M.P. Praveen

The Thrikkakara unit lacks proper equipment, enough number of staff

Proposal to modernise the fire station

remains on paper

Staff shortage brought to the notice

of higher authorities

KOCHI: The proposal to modernise the Thrikkakara fire station, elevating it into a super specialty one in the State, continues to remain on paper even as the blast at the district collectorate has exposed its woeful shortcomings.

Forget being made a super specialty fire station, ever since its inception in August 2000, it has never had enough manpower or sophisticated equipment worth its name to carry out the high risk job of fighting fire.

Rising profile

This was despite the rising profile of Thrikkakara as the hub of IT and industrial activities, besides being the seat of the district headquarters.

Even a single unit fire station is expected to have 39 staff, including 24 firemen, four leading firemen, four officers and seven drivers. Compare this with the purportedly super specialty station at Thrikkakara, which only has a total of 15 staff – seven firemen, three leading firemen, one officer, and four drivers.

No more than half the staff would be available at the station at any given time owing to the shift system.

So, when the SOS reached the Thrikkakara station when a bomb went off at the nearby collectorate, there were just three firemen, two leading firemen, one officer and a driver. Out of this, one official has to remain at the station to receive any further messages.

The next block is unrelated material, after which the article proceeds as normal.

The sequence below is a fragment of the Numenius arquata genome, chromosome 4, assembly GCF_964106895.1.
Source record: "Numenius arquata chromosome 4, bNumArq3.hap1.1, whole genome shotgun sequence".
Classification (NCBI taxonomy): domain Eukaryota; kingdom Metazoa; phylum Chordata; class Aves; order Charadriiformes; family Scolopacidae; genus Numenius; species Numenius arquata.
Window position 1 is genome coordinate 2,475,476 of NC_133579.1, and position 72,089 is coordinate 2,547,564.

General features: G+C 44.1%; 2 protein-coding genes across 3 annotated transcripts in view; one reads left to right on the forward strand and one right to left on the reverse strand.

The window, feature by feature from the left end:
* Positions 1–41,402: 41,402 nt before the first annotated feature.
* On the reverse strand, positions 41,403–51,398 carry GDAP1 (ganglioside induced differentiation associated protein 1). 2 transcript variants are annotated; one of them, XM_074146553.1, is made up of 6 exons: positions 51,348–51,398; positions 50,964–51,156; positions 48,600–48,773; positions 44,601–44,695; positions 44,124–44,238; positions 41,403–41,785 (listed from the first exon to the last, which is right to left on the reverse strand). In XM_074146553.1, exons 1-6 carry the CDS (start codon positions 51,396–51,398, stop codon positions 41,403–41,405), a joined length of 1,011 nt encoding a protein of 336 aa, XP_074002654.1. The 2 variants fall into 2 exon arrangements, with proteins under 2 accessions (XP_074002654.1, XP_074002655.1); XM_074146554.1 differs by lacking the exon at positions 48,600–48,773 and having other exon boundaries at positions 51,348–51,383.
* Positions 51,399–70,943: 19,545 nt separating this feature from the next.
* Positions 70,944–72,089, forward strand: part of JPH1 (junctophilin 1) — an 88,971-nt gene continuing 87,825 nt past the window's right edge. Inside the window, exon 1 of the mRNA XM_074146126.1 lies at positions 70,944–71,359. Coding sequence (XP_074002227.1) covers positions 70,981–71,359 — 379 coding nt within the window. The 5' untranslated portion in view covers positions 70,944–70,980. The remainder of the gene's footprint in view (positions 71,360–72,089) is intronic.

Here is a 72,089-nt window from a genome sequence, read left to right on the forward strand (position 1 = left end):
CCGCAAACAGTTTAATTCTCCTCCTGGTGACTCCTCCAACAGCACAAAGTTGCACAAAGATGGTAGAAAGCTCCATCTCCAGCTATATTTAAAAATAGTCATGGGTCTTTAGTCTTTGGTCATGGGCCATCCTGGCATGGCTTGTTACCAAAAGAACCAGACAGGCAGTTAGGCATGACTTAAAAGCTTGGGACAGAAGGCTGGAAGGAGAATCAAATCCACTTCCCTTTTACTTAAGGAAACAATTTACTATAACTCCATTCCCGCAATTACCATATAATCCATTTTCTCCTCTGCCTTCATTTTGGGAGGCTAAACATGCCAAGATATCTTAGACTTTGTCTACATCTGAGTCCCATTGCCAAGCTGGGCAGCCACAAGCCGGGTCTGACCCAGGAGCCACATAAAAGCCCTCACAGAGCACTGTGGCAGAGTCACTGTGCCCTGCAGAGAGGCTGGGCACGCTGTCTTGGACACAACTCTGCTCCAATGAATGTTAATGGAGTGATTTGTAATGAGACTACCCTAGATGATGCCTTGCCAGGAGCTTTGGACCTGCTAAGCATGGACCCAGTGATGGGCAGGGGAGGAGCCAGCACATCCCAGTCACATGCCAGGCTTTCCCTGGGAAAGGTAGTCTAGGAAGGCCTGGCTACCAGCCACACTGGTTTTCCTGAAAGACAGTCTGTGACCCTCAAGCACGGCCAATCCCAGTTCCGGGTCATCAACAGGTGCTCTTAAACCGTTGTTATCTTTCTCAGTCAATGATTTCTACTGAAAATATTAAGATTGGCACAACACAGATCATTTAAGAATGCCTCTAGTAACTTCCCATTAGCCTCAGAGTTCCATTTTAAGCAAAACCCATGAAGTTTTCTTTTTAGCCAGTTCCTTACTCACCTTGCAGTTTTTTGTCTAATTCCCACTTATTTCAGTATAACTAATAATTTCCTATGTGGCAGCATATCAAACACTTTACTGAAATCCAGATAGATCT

“We have raised the issue of staff shortage with the authorities from time to time but to no avail,” a fire and rescue department official said. The situation is even more pathetic when it comes to equipment at the disposal of this limited manpower.

Archaic suit

An ideal fire station, let alone a super specialty one, is supposed to have among other things, fire fighting suit, chemical suit, fire proximity suit, fire entry suit, inflatable emergency light, spark proof torch and multiple gas detector. Sources said that apart from two water tenders with the capacity to store 4,500 litres, firemen at the Thrikkakara station did not have any of this equipment. “All we have is an archaic aluminium suit. We do not even have enough fire-proof gloves,” an employee said.

The station does have a foam compound used to fight Class B category fire involving inflammable liquids or gases. But ironically, there is no foam making branch pipe complete with jet spray attachment that helps create foam.

This effectively means that the station is incapable to handle a major fire breakout but is merely equipped to fight just ordinary combustible fire, the most common type of fire, which is classified as class A fire.

A reason why fire fighters from the Thrikkakara station often have to wait for their counterparts from other units like Aluva and Thripunithura with comparatively better facilities to tackle fire accidents.